Love your website. Lots of professional insight. Quick question about who to ask questions. I’m interning at a small investment bank in New York. The team is only 10 people and I get my work from the head of investment banking directly. So should I still ask other analysts for assistance, or do I ask him directly about the requirements? Thanks.

    1. For higher-level questions, you can ask the head of IB, but for technical/Excel/PowerPoint/accounting/other questions like that, stick to the analysts.

  2. Hi, I have a somewhat unique situation I need advice about. I am a sophomore Finance student at a large state school but I have 57 hours meaning with one extra class I will graduate in May of 2017. I have a 4.0 GPA and am beginning to network through alumni at my school. I have no relevant work experience in the field of finance but I am a presidential and governors scholar within my state. I also have attended financial modeling and valuation boot camps to learn more about investment banking. Should I go for an IB internship this year or attempt to get a different finance internship this year and then shoot for a bulge bracket internship next year? Also what are my chances of getting a bulge bracket/boutique internship being from a non target with a 4.0 GPA?

    1. Also this is my second year at this University but I obtained 27 hours through the International Baccalaureate program at my high school which is why I have 57 hours. I also did receive an International Baccalaureate diploma if this would help at all.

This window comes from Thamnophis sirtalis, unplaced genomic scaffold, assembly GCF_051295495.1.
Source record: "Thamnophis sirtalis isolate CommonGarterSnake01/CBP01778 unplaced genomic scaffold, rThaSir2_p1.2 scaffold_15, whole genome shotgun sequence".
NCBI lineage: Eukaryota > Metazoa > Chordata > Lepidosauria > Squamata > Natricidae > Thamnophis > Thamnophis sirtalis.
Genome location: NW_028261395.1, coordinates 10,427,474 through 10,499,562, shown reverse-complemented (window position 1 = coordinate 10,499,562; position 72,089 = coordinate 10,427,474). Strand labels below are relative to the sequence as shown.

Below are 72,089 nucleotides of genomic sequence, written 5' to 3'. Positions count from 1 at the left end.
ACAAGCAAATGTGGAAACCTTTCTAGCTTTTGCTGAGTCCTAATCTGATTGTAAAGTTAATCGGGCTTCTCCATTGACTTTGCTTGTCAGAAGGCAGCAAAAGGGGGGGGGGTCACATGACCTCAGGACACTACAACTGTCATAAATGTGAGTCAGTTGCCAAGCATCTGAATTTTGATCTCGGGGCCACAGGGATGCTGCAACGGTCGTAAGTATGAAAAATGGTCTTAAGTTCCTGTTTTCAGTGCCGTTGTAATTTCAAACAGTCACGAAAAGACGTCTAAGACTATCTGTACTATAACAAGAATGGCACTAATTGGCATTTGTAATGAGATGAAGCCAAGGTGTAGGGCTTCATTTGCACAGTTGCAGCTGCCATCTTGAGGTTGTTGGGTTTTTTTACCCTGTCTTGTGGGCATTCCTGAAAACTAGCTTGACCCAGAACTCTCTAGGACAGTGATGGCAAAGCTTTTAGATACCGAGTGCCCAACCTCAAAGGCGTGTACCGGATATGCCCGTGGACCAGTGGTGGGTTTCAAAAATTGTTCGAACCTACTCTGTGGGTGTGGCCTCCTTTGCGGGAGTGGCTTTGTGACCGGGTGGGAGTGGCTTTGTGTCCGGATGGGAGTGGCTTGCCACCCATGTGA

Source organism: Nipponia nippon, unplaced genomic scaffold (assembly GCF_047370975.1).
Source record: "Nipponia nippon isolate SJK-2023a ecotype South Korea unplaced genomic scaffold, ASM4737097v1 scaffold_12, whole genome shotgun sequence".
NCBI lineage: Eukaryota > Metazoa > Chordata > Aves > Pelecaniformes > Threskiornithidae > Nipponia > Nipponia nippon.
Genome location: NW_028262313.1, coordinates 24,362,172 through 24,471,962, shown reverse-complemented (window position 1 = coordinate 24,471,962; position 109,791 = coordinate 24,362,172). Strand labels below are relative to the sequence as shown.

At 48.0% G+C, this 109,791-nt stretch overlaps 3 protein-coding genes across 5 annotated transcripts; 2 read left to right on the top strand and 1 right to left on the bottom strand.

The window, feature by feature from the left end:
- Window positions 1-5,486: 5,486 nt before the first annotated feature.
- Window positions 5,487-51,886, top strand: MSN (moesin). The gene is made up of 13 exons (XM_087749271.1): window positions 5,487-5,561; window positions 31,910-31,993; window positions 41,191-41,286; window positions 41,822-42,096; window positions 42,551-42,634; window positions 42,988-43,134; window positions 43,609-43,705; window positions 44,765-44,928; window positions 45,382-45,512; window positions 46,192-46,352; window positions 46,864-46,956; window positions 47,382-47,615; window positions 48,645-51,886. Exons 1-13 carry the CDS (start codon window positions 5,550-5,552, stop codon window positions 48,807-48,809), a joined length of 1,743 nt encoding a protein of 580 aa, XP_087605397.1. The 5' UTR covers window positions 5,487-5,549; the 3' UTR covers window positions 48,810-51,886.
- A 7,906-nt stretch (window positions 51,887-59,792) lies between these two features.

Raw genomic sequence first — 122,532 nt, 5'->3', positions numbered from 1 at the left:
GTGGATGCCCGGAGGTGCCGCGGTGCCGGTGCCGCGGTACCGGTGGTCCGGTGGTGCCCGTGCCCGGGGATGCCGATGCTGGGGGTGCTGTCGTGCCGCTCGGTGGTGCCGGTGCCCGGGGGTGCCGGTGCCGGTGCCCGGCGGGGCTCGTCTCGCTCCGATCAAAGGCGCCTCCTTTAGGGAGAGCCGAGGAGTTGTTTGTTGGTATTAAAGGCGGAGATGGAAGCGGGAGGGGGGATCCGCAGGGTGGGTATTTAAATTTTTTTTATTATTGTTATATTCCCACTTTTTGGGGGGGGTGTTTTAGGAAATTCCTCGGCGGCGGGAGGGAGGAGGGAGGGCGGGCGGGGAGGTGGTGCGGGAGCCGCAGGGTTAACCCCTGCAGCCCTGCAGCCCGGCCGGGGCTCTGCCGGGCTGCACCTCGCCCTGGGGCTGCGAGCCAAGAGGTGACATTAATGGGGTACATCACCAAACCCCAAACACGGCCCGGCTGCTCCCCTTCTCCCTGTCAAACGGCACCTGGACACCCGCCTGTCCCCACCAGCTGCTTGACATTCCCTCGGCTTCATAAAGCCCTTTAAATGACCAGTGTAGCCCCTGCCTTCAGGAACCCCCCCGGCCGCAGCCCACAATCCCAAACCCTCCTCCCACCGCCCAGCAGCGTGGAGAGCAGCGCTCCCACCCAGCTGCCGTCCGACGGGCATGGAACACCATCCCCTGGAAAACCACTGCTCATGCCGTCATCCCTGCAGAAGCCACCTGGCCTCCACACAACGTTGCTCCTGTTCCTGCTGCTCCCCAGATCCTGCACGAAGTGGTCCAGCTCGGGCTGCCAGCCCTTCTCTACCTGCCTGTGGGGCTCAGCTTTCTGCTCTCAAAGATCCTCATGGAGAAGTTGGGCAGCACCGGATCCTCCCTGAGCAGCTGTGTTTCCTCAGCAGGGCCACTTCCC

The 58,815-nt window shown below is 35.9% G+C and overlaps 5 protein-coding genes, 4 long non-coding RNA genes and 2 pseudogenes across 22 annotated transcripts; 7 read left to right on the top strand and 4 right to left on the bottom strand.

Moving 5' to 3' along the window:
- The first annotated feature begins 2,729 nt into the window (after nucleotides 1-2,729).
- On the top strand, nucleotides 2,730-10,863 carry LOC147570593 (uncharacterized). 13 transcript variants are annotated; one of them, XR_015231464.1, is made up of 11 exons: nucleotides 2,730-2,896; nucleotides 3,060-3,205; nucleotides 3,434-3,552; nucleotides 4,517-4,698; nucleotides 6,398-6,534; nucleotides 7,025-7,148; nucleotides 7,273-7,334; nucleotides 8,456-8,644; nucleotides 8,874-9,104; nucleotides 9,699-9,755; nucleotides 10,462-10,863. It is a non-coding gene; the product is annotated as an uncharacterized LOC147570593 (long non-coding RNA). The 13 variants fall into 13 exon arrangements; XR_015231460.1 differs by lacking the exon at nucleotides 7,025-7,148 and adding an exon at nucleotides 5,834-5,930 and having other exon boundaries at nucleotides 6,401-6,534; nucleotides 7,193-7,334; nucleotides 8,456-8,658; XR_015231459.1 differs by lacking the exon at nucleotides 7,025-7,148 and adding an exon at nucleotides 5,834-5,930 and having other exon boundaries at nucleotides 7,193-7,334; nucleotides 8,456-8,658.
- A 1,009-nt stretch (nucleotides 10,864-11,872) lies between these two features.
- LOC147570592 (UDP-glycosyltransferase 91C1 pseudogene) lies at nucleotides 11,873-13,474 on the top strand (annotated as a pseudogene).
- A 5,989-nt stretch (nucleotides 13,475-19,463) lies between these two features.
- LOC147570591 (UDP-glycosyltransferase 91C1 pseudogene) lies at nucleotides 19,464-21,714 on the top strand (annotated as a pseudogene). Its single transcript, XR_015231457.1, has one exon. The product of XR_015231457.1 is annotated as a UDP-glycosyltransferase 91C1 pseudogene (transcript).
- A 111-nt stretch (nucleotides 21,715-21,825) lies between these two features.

2. Always aim for an IB internship if you can get one. If you can’t, aim for a PE internship at a local firm and if you can’t do that, go for PWM or something else in asset/wealth management.

      Your chances of getting a bulge-bracket internship are not great without internship experience. If you do get a very relevant internship your chances go up, but it will still be tough coming from a non-target. A regional boutique would be easier, but even that is challenging if you don’t have previous work experience.

  3. Hi,

    Love your website, its fantastic ! Anyways, I’m a First year student studying BA Economics, got a summer internship at PwC (valuation & strategy). I had a look at BIWS and was really interested. However, I was wondering when would be the best time to take up the course?

    Should I take it now so I can prepare for a corp. fin or m&a internship the next summer? Please give me some advice here. Thank you in advance !

    1. M&I - Nicole

      Will, thank you for your message and interest in our courses. I’d probably go through the course when you have the most free time. It takes around 140-150 hours to complete our Fundamentals course, and I think its best to go through the materials when you are not as stressed out/in time crunch mode so you can ask questions and really understand the materials in-depth; I personally take my time when I go through any course materials.

      So if you’re thinking of an internship in corporate finance next summer, I may take the course this summer if you have the time, just before full time recruiting. Once full time recruiting starts, you’ll probably be very busy. Of course, we also have a guide so if you are in a time crunch mode, we can guide you on which modules to focus on so that is not a problem.

      Since you’ll have access to free upgrades and lifetime access to the courses, I think you wouldn’t have anything to lose by starting the course earlier. If you don’t have a financial modeling background, you may find the Fundamentals course most useful to you:

      Please let us know if you have other questions!